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Howard van Rooijen By Howard van Rooijen Co-Founder
Endjin.Licensing - Part 5: Real world usage patterns

We've open sourced a lightweight licensing framework we've been using internally over the last couple of years. In a 5 part series I'm covering the motivation behind building it, how you can use it, how you can extend it for your own scenarios and how you could use it in a real world situation:

In this final part of the series, I'm going to take you through a real world usage scenario. The entire impetus for creating Endjin.Licensing was to provide a licensing mechanism for our new Azure based Content Management System, Vellum. From a commercial perspective, we wanted to enable monthly subscriptions, with different pricing tiers based on the different Azure Website hosting plans, instance size and number of instances, and for licensed to be locked to a specific set of host names.

From a technical perspective we wanted licensing to be separated into two halves;

  • a license generation feature, that could integrate with the ecommerce process to allow customers to buy a subscription and an API which can issue a new licenses when they expire (as long as the customer has an active subscription)
  • a set of validation rules that would live inside the Vellum instance to enforce the behaviour as set out by the license

Because of the way applications are developed we need to support at least 3 different host names: localhost, for local development, mysite-staging, for sites running in the staging slot in Azure Websites and mysite for the production environment. Each instance needs to talk to the licensing api to renew their license:


From a user's perspective, we wanted to provide a simple interface that can display all of the metadata embedded in the license, so that it's very clear how they are entitled to use Vellum. We also wanted a mechanism for them to invoke a license update and to enter a license manually, in case there were any connectivity problems:


If you compare the screenshot above to the original Specflow Scenario, you can see that the two tie up nicely.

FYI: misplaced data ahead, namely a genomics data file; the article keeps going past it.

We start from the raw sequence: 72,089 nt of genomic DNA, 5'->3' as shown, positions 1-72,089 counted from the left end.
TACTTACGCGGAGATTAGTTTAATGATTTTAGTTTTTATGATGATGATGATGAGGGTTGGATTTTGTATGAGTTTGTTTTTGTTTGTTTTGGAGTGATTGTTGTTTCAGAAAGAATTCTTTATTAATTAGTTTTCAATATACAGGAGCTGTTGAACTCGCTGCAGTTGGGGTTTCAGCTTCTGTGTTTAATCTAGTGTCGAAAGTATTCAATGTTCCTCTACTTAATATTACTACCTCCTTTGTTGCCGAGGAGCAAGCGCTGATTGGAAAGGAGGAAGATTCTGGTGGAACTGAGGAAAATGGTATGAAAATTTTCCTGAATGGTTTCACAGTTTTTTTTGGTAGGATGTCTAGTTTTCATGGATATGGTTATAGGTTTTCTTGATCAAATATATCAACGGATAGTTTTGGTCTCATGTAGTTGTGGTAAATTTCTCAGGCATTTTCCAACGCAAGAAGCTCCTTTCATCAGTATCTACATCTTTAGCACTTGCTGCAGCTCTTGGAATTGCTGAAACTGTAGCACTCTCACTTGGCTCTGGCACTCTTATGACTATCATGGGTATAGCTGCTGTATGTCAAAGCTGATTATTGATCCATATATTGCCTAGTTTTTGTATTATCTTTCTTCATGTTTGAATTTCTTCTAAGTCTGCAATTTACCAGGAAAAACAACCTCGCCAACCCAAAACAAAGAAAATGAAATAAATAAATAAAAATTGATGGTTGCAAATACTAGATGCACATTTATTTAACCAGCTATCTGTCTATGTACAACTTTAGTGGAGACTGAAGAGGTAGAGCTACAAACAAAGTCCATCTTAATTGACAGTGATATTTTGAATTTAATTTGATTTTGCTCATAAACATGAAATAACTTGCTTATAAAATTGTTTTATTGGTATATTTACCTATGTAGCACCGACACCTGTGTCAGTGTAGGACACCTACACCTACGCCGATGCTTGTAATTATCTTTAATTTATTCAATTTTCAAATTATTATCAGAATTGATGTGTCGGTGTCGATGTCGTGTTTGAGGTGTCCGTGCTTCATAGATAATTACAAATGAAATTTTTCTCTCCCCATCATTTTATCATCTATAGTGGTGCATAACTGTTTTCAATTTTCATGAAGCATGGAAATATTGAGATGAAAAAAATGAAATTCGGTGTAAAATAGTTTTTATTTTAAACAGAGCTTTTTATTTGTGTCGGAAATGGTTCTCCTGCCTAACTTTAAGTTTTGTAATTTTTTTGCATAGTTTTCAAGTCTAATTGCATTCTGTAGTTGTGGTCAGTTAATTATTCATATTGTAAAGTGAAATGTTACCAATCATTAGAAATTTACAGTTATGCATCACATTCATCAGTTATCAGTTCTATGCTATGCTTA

Scenario: Free Azure Hosting Plan License that was issued today and is running on a Free Azure Hosting Plan License with a valid host name is valid
	Given they want a 'Subscription' license
	And their customer id is 'c8ca3109-6fbf-4b75-b6ee-67a1a0a56bd1'
	And their subscription id is '03c1b02b-7806-4e94-8044-140d95ff52d1'
	And their license was issued today
	And their SKU is 'Free'
	And their development host is 'localhost'
	And their site name is 'mysite'
	And they are running the site on a 'Free' Azure Hosting Plan
	And they are hosting on a website called 'mysite'
	And I generate their license
	When they validate their license
	Then it should be a valid license
	And it should have been issued today
	And it should expire on the last day of this month
	And the metadata should have a value of 'localhost' for the development host
	And the metadata should have a value of 'mysite' for the site name
	And the metadata should have a value of 'Free' for the SKU
	And the metadata should not have a value for instance size
	And the metadata should have a value of 'c8ca3109-6fbf-4b75-b6ee-67a1a0a56bd1' for the customer id
	And the metadata should have a value of '03c1b02b-7806-4e94-8044-140d95ff52d1' for the subscription id

Just like the demo application in the previous post, the licensing behaviour is enabled by a series of custom rules built on top of ILicenseValidationRule:


One feature we implemented in Vellum was the notion of a "grace period" whereby the user's license has expired, but because we're nice people, we want to give them a month to sort out whatever issue is preventing them from renewing their subscription. This logic was implemented inside a Licensing Middleware class, that would alter the processing pipeline depending on the validity of the license and whether the user's grace period had been exceeded. In the demo applications, we store the Public Key in a text file that's read into the application and then used to validate the license. In Vellum we inserted the Public Key as an embedded resource inside the assemblies that needed to invoke license validation. If for some reason your Private Key was compromised, you could generate a new one, push out a new build of your application containing a new Public Key and issue an updated license.

The last point to highlight is that the whole point of Endjin.Licensing (and many other software licensing frameworks) is to act as a mechanism for users to do the right thing. Anyone with access to your binaries can reverse engineer your code (think how simple that is with tools like DotPeek or .NET Reflector) and patch them to circumvent your licensing. You can try more sophisticated techniques such as obfuscation via tools like Dotfuscator or SmartAssembly or use a packing tool like Themida  which can inject unmanaged code into your assembly to prevent tools like DotPeek and .NET Reflector from decompiling them. If you're looking to use Endjin.Licensing, then I would advise you read about these techniques. There are also several interesting StackOverflow articles containing differing perspectives about the merits of code protection mechanisms – well worth your time.


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Howard van Rooijen


Howard van Rooijen

Howard spent 10 years as a technology consultant helping some of the UK's best known organisations work smarter, before founding endjin in 2010. He's a Microsoft ScaleUp Mentor, and a Microsoft MVP for Azure and Developer Technologies, and helps small teams achieve big things using data, AI and Microsoft Azure.